After a long effort, the passage of a five-year Farm Bill made a huge step forward when a conference report cleared the House on a bipartisan 251-166 vote. This compromise included several key items for electric cooperatives: It returned the ability for RUS to make baseload generation loans, authorized zero percent loans for consumer efficiency programs and made improvements to the Senate’s changes to the RUS broadband loan program.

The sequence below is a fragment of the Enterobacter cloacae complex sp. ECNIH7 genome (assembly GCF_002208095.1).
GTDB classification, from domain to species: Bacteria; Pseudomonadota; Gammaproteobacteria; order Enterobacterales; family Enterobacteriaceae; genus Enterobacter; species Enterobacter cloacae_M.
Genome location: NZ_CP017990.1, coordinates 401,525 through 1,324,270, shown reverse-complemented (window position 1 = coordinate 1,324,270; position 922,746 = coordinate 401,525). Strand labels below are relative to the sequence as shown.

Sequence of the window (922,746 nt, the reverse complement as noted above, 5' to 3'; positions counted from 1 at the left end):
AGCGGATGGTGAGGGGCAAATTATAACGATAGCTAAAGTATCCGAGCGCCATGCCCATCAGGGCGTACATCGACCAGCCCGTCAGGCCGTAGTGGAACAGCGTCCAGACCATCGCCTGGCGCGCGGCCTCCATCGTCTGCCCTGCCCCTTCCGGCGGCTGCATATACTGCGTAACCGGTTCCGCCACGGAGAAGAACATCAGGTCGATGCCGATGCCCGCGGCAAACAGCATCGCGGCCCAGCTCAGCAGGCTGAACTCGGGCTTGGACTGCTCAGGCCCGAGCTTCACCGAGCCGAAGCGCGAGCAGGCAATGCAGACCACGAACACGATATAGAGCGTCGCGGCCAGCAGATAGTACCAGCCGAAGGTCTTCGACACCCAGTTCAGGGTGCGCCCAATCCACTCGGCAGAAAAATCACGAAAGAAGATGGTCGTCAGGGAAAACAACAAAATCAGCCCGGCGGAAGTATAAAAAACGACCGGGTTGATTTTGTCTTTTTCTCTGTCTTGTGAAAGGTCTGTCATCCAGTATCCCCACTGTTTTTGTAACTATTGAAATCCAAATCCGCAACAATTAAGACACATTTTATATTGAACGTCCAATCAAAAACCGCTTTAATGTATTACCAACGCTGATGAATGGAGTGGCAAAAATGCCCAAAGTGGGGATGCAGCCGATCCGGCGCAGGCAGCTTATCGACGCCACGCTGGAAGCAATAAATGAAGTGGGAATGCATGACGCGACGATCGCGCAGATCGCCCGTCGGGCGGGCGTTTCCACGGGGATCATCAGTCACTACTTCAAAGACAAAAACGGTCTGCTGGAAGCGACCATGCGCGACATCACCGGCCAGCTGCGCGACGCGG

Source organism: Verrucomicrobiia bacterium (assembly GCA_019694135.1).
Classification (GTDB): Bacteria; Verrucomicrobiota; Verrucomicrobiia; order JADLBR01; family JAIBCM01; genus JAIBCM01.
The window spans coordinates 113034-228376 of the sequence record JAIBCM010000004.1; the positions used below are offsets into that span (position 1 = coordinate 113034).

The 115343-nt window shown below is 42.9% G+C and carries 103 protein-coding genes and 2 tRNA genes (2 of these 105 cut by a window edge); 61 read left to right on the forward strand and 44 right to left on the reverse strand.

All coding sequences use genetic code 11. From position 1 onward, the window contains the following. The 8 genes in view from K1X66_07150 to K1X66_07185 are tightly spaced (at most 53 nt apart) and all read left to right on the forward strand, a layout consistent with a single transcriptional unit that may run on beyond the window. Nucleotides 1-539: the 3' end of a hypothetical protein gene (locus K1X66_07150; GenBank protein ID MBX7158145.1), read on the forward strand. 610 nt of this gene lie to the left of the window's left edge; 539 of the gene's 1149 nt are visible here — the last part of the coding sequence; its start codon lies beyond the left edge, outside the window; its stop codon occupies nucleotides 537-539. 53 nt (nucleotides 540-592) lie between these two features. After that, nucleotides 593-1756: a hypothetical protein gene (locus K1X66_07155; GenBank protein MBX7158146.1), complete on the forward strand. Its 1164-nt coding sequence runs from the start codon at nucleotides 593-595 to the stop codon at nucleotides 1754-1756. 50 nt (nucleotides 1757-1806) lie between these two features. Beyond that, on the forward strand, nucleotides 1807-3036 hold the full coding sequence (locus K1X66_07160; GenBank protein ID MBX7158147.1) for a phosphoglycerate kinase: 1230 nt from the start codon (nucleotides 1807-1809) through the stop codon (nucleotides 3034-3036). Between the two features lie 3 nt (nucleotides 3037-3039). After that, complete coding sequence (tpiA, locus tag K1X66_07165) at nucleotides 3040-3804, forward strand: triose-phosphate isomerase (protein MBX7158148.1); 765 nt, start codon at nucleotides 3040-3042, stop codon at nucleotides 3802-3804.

For decades Farm Bills have included funding for Supplemental Nutrition Assistance Programs (SNAP, formerly known as Food Stamps), along with commodity programs in order to secure enough votes for passage from a coalition of rural and urban members. This year that theory was tested as House conservatives insisted on deep SNAP cuts and reforms which were not supported by their more liberal and urban counterparts. In the end, the bill contained a modest SNAP cut of $8 billion over 10 years, or about 1 percent. Other battles were fought over dairy programs, conversion to more crop insurance-based risk management programs for commodities, and repealed a number of livestock production regulations.